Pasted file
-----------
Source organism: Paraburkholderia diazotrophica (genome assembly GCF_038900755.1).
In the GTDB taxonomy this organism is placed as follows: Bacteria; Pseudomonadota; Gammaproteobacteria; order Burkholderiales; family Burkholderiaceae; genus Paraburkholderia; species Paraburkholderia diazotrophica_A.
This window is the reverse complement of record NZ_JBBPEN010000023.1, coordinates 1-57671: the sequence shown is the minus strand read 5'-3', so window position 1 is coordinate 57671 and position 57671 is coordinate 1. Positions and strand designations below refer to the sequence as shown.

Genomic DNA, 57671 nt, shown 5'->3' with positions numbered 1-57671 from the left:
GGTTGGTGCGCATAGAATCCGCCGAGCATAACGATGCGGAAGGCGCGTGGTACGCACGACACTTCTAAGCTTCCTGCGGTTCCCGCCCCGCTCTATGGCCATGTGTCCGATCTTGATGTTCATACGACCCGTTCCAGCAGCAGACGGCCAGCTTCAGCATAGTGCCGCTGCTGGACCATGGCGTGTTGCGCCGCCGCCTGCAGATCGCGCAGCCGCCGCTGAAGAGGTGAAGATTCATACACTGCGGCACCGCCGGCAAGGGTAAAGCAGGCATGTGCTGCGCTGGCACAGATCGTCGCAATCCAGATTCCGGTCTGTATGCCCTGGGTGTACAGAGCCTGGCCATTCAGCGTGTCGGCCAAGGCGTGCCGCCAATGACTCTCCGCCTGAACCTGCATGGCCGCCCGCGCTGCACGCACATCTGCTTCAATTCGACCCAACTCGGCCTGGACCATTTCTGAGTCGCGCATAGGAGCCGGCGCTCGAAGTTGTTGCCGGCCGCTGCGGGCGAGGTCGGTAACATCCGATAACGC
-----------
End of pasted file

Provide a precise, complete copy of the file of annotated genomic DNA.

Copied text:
Source organism: Paraburkholderia diazotrophica (genome assembly GCF_038900755.1).
In the GTDB taxonomy this organism is placed as follows: Bacteria; Pseudomonadota; Gammaproteobacteria; order Burkholderiales; family Burkholderiaceae; genus Paraburkholderia; species Paraburkholderia diazotrophica_A.
This window is the reverse complement of record NZ_JBBPEN010000023.1, coordinates 1-57671: the sequence shown is the minus strand read 5'-3', so window position 1 is coordinate 57671 and position 57671 is coordinate 1. Positions and strand designations below refer to the sequence as shown.

Genomic DNA, 57671 nt, shown 5'->3' with positions numbered 1-57671 from the left:
GGTTGGTGCGCATAGAATCCGCCGAGCATAACGATGCGGAAGGCGCGTGGTACGCACGACACTTCTAAGCTTCCTGCGGTTCCCGCCCCGCTCTATGGCCATGTGTCCGATCTTGATGTTCATACGACCCGTTCCAGCAGCAGACGGCCAGCTTCAGCATAGTGCCGCTGCTGGACCATGGCGTGTTGCGCCGCCGCCTGCAGATCGCGCAGCCGCCGCTGAAGAGGTGAAGATTCATACACTGCGGCACCGCCGGCAAGGGTAAAGCAGGCATGTGCTGCGCTGGCACAGATCGTCGCAATCCAGATTCCGGTCTGTATGCCCTGGGTGTACAGAGCCTGGCCATTCAGCGTGTCGGCCAAGGCGTGCCGCCAATGACTCTCCGCCTGAACCTGCATGGCCGCCCGCGCTGCACGCACATCTGCTTCAATTCGACCCAACTCGGCCTGGACCATTTCTGAGTCGCGCATAGGAGCCGGCGCTCGAAGTTGTTGCCGGCCGCTGCGGGCGAGGTCGGTAACATCCGATAACGC